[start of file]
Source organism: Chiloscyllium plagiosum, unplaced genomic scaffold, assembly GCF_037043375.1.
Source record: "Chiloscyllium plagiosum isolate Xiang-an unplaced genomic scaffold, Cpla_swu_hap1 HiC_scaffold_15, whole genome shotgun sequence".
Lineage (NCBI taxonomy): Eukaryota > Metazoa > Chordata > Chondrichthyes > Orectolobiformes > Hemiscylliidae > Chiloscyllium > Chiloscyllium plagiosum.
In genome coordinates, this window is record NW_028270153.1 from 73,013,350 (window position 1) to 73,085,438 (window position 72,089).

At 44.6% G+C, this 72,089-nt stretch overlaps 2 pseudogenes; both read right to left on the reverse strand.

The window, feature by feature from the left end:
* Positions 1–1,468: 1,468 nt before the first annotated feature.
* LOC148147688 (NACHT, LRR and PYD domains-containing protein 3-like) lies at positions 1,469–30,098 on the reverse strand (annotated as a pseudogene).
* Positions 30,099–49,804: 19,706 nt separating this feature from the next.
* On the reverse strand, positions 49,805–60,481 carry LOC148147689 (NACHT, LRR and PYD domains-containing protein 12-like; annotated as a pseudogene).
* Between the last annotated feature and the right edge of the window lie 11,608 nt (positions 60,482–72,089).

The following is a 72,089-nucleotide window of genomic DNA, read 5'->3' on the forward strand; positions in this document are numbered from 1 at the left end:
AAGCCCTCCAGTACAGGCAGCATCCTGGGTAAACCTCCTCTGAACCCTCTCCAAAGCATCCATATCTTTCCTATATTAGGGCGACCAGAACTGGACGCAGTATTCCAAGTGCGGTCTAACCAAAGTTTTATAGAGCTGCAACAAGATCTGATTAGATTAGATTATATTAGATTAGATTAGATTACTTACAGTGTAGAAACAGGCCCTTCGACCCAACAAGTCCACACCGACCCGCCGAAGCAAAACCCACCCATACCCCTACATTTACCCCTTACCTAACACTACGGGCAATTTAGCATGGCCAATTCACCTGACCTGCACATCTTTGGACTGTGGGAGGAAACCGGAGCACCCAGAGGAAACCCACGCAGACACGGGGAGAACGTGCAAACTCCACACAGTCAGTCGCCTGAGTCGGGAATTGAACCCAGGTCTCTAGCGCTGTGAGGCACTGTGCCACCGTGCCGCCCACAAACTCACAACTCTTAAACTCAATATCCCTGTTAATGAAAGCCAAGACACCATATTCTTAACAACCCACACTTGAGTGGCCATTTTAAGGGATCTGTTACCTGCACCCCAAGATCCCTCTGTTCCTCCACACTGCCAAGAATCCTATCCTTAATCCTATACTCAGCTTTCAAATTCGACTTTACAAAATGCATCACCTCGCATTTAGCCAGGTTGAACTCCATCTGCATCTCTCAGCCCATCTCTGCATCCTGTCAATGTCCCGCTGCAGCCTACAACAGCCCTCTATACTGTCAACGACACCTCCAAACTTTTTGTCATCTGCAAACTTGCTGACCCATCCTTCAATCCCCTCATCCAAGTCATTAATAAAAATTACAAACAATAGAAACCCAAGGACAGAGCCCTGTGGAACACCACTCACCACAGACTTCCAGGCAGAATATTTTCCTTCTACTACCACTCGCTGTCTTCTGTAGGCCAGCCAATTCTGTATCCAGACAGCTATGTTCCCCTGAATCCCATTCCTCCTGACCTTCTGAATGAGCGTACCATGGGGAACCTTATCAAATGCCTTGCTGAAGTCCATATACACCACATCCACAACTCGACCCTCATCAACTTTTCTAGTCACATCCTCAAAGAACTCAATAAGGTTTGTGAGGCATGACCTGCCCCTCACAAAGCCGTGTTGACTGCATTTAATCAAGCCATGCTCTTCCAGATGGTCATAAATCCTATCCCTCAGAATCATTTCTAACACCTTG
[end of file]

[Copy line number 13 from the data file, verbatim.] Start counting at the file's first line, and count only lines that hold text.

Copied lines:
AAGCCCTCCAGTACAGGCAGCATCCTGGGTAAACCTCCTCTGAACCCTCTCCAAAGCATCCATATCTTTCCTATATTAGGGCGACCAGAACTGGACGCAGTATTCCAAGTGCGGTCTAACCAAAGTTTTATAGAGCTGCAACAAGATCTGATTAGATTAGATTATATTAGATTAGATTAGATTACTTACAGTGTAGAAACAGGCCCTTCGACCCAACAAGTCCACACCGACCCGCCGAAGCAAAACCCACCCATACCCCTACATTTACCCCTTACCTAACACTACGGGCAATTTAGCATGGCCAATTCACCTGACCTGCACATCTTTGGACTGTGGGAGGAAACCGGAGCACCCAGAGGAAACCCACGCAGACACGGGGAGAACGTGCAAACTCCACACAGTCAGTCGCCTGAGTCGGGAATTGAACCCAGGTCTCTAGCGCTGTGAGGCACTGTGCCACCGTGCCGCCCACAAACTCACAACTCTTAAACTCAATATCCCTGTTAATGAAAGCCAAGACACCATATTCTTAACAACCCACACTTGAGTGGCCATTTTAAGGGATCTGTTACCTGCACCCCAAGATCCCTCTGTTCCTCCACACTGCCAAGAATCCTATCCTTAATCCTATACTCAGCTTTCAAATTCGACTTTACAAAATGCATCACCTCGCATTTAGCCAGGTTGAACTCCATCTGCATCTCTCAGCCCATCTCTGCATCCTGTCAATGTCCCGCTGCAGCCTACAACAGCCCTCTATACTGTCAACGACACCTCCAAACTTTTTGTCATCTGCAAACTTGCTGACCCATCCTTCAATCCCCTCATCCAAGTCATTAATAAAAATTACAAACAATAGAAACCCAAGGACAGAGCCCTGTGGAACACCACTCACCACAGACTTCCAGGCAGAATATTTTCCTTCTACTACCACTCGCTGTCTTCTGTAGGCCAGCCAATTCTGTATCCAGACAGCTATGTTCCCCTGAATCCCATTCCTCCTGACCTTCTGAATGAGCGTACCATGGGGAACCTTATCAAATGCCTTGCTGAAGTCCATATACACCACATCCACAACTCGACCCTCATCAACTTTTCTAGTCACATCCTCAAAGAACTCAATAAGGTTTGTGAGGCATGACCTGCCCCTCACAAAGCCGTGTTGACTGCATTTAATCAAGCCATGCTCTTCCAGATGGTCATAAATCCTATCCCTCAGAATCATTTCTAACACCTTG